Adding these two markets to the mix could instantly increase the all-important "reach" by millions of households. Leveraged over a long-term deal with a network, it's plausible that this aspect alone can make expansion worthwhile.

Not to mention the augmented national appeal and prestige of adding two compelling programs. Poaching the Big 12 for the storied Buffaloes could add public prestige to the Pac-10.

Over the last decade, Utah has quickly emerged as one of the most respected and most accomplished programs in the West. Two undefeated seasons, two BCS bowl wins, and a nine-game bowl winning streak which includes victories over the likes of USC, Cal, Georgia Tech, Navy, Pitt, and Alabama.

The Utes seem well-prepared for the upwardly mobile.

Conference Championship Game

The appeal of the conference championship game is three-fold. First, it would almost be required by any large netowrk suitor. Second, it would provide the conference champion with a marquee win on the last and most impressionable weekend of the season. Third, it would be a revenue boon on its on, likely delivering a sell out crowd, and a nation-wide audience.


Second BCS Berth

Adding two new programs could significantly help the Pac-10 land the elusive second BCS berth. A second BCS berth on a consistent basis should be a primary goal for any BCS conference. In many cases, it defines the BCS haves, from the BCS have-nots. In 2005, when the BCS announced a fifth BCS bowl, many figured the Pac-10 to be one of the primary benefactors. Yet the Pac-10 has failed miserably. Here is a breakdown of total BCS berths by conference since 2005-07:

  • SEC - eight
  • Big Ten - eight
  • Big 12 - six
  • Big East - four
  • ACC - four
  • Pac 10 - four

Not quite the company the Pac-10 likes to be keeping. By adding more prestige to the schedule, a conference championship game and perhaps eliminating the round robin, the Pac-10 could instantly ameliorate their chances for an additional berth.


Scheduling More Conducive to the BCS

The real challenge with the Pac-10, however, has little to do with its ability to compete with the elite conferences. Its largest problem could very well be the round robin schedule. While most coaches, players, fans, and football purists love the round robin because it is the most exciting and most effective way to determine a champion; it is not conducive to success in the new BCS realm.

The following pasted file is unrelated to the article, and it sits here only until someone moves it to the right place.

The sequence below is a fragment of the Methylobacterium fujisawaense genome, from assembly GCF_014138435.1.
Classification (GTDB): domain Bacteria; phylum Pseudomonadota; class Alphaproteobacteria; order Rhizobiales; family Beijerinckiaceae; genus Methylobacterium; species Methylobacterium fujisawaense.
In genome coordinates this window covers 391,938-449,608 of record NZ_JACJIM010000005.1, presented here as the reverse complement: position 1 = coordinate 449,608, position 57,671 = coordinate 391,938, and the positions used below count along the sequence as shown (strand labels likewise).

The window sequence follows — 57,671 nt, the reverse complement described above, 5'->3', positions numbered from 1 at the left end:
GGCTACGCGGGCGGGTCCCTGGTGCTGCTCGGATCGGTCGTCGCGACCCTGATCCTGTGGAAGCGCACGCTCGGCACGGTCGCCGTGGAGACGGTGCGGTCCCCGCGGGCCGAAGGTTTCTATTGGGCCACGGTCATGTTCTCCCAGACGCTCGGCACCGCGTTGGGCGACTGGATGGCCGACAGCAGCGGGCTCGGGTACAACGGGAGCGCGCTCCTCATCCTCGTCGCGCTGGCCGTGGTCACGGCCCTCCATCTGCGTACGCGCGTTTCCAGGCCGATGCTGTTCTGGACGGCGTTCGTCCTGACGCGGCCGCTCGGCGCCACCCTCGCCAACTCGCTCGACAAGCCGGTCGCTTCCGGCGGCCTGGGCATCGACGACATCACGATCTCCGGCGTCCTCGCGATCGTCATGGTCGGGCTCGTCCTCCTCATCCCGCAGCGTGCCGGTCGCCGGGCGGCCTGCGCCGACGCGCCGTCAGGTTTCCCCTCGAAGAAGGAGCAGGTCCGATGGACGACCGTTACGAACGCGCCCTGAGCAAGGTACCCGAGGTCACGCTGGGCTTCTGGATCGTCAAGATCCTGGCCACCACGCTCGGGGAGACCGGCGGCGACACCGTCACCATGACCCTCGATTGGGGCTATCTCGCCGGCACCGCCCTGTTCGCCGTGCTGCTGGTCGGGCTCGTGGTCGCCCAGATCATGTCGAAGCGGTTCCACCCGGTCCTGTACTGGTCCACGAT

The flaw of the round robin schedule is that it requires every team to travel to each Pac-10 state every season. That equates to as many as five out-of-state, intra-conference road games; making it nearly impossible to achieve an undefeated season.

How many times has a USC team stocked with NFL-caliber talent been denied entry to the BCS National Championship Game because of a small, forgivable slip-up on the road during conference play?

Not only does losing out to a National Championship to teams from other conferences with the same record affect the Pac-10's reputation, it also makes it harder to squeeze in a second entrant.

Sticking a Fork in the MWC

An oft-overlooked advantage to expansion has as much to do with eliminating threats as it does direct benefits. Since TCU arrived in 2005, the MWC has steadily taken off and seems well on their way towards BCS acceptance. This could create several problems for the Pac-10. The Pac-10 gets very little attention to begin with.

A second BCS conference in the West would force the Pac-10 to share the spotlight. It would dilute current BCS revenues and make it nearly impossible for the Pac-10 to secure a second BCS Bowl berth. In addition, it could have a significant impact on recruiting, where BYU, TCU, and Utah are already making noteworthy in-roads.

Eliminating Utah would eliminate the face of the MWC and stunt their progression towards the BCS. In addition, BYU would make a very attractive replacement for Colorado in the Big 12 North and TCU might even be considered for the Big East if they are to replace Pitt.

Time will tell. In the meantime, enjoy the speculation.